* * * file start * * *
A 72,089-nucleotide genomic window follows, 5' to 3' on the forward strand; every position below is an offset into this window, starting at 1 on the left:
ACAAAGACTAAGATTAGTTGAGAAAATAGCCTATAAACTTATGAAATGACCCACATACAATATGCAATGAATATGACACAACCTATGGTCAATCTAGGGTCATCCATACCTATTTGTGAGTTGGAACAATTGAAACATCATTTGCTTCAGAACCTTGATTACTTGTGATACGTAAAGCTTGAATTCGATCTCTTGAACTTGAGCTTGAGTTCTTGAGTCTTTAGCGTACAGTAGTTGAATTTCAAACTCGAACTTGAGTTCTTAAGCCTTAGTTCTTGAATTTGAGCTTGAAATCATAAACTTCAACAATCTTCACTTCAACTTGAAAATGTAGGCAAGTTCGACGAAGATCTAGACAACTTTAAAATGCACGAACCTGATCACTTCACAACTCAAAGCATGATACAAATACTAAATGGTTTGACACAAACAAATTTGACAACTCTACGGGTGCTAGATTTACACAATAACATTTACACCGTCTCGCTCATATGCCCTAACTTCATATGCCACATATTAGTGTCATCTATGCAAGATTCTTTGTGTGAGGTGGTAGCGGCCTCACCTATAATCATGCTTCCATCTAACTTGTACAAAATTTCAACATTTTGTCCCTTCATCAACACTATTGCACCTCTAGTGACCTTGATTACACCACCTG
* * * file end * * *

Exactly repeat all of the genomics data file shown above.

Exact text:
A 72,089-nucleotide genomic window follows, 5' to 3' on the forward strand; every position below is an offset into this window, starting at 1 on the left:
ACAAAGACTAAGATTAGTTGAGAAAATAGCCTATAAACTTATGAAATGACCCACATACAATATGCAATGAATATGACACAACCTATGGTCAATCTAGGGTCATCCATACCTATTTGTGAGTTGGAACAATTGAAACATCATTTGCTTCAGAACCTTGATTACTTGTGATACGTAAAGCTTGAATTCGATCTCTTGAACTTGAGCTTGAGTTCTTGAGTCTTTAGCGTACAGTAGTTGAATTTCAAACTCGAACTTGAGTTCTTAAGCCTTAGTTCTTGAATTTGAGCTTGAAATCATAAACTTCAACAATCTTCACTTCAACTTGAAAATGTAGGCAAGTTCGACGAAGATCTAGACAACTTTAAAATGCACGAACCTGATCACTTCACAACTCAAAGCATGATACAAATACTAAATGGTTTGACACAAACAAATTTGACAACTCTACGGGTGCTAGATTTACACAATAACATTTACACCGTCTCGCTCATATGCCCTAACTTCATATGCCACATATTAGTGTCATCTATGCAAGATTCTTTGTGTGAGGTGGTAGCGGCCTCACCTATAATCATGCTTCCATCTAACTTGTACAAAATTTCAACATTTTGTCCCTTCATCAACACTATTGCACCTCTAGTGACCTTGATTACACCACCTG